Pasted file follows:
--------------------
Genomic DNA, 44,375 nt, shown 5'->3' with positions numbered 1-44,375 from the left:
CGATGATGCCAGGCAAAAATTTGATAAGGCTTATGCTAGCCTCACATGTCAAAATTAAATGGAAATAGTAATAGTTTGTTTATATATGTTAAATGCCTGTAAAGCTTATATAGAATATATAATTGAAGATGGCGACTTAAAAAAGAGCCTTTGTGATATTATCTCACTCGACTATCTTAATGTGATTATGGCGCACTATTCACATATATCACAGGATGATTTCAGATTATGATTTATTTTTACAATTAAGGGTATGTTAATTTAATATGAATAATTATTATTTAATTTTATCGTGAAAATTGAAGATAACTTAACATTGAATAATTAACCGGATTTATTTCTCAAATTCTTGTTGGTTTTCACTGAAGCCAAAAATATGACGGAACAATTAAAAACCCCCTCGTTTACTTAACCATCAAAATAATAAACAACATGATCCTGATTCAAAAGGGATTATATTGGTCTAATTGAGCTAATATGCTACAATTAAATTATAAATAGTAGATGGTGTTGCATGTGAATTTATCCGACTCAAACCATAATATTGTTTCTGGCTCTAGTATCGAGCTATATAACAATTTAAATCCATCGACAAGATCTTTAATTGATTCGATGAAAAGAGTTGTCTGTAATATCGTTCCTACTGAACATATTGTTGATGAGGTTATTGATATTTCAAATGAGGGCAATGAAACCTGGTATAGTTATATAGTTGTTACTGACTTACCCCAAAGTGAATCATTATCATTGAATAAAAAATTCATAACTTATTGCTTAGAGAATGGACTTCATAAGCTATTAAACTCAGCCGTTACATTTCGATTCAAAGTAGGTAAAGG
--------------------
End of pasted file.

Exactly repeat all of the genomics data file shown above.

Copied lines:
Genomic DNA, 44,375 nt, shown 5'->3' with positions numbered 1-44,375 from the left:
CGATGATGCCAGGCAAAAATTTGATAAGGCTTATGCTAGCCTCACATGTCAAAATTAAATGGAAATAGTAATAGTTTGTTTATATATGTTAAATGCCTGTAAAGCTTATATAGAATATATAATTGAAGATGGCGACTTAAAAAAGAGCCTTTGTGATATTATCTCACTCGACTATCTTAATGTGATTATGGCGCACTATTCACATATATCACAGGATGATTTCAGATTATGATTTATTTTTACAATTAAGGGTATGTTAATTTAATATGAATAATTATTATTTAATTTTATCGTGAAAATTGAAGATAACTTAACATTGAATAATTAACCGGATTTATTTCTCAAATTCTTGTTGGTTTTCACTGAAGCCAAAAATATGACGGAACAATTAAAAACCCCCTCGTTTACTTAACCATCAAAATAATAAACAACATGATCCTGATTCAAAAGGGATTATATTGGTCTAATTGAGCTAATATGCTACAATTAAATTATAAATAGTAGATGGTGTTGCATGTGAATTTATCCGACTCAAACCATAATATTGTTTCTGGCTCTAGTATCGAGCTATATAACAATTTAAATCCATCGACAAGATCTTTAATTGATTCGATGAAAAGAGTTGTCTGTAATATCGTTCCTACTGAACATATTGTTGATGAGGTTATTGATATTTCAAATGAGGGCAATGAAACCTGGTATAGTTATATAGTTGTTACTGACTTACCCCAAAGTGAATCATTATCATTGAATAAAAAATTCATAACTTATTGCTTAGAGAATGGACTTCATAAGCTATTAAACTCAGCCGTTACATTTCGATTCAAAGTAGGTAAAGG